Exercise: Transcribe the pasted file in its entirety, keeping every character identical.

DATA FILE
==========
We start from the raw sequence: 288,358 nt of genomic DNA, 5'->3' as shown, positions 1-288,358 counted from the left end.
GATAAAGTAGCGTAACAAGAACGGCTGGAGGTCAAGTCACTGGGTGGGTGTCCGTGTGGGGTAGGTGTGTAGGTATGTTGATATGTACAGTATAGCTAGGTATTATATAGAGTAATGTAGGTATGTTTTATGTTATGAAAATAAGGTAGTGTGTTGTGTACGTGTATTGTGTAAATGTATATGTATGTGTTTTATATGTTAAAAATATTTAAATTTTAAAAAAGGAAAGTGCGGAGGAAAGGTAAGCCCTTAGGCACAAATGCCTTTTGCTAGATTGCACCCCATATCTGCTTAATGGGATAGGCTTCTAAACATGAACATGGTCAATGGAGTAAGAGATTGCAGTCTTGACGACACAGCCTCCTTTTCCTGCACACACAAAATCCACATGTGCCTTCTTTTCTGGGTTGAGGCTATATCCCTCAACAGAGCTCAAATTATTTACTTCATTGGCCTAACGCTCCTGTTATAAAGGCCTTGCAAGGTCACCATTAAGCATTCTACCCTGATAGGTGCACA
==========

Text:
We start from the raw sequence: 288,358 nt of genomic DNA, 5'->3' as shown, positions 1-288,358 counted from the left end.
GATAAAGTAGCGTAACAAGAACGGCTGGAGGTCAAGTCACTGGGTGGGTGTCCGTGTGGGGTAGGTGTGTAGGTATGTTGATATGTACAGTATAGCTAGGTATTATATAGAGTAATGTAGGTATGTTTTATGTTATGAAAATAAGGTAGTGTGTTGTGTACGTGTATTGTGTAAATGTATATGTATGTGTTTTATATGTTAAAAATATTTAAATTTTAAAAAAGGAAAGTGCGGAGGAAAGGTAAGCCCTTAGGCACAAATGCCTTTTGCTAGATTGCACCCCATATCTGCTTAATGGGATAGGCTTCTAAACATGAACATGGTCAATGGAGTAAGAGATTGCAGTCTTGACGACACAGCCTCCTTTTCCTGCACACACAAAATCCACATGTGCCTTCTTTTCTGGGTTGAGGCTATATCCCTCAACAGAGCTCAAATTATTTACTTCATTGGCCTAACGCTCCTGTTATAAAGGCCTTGCAAGGTCACCATTAAGCATTCTACCCTGATAGGTGCACA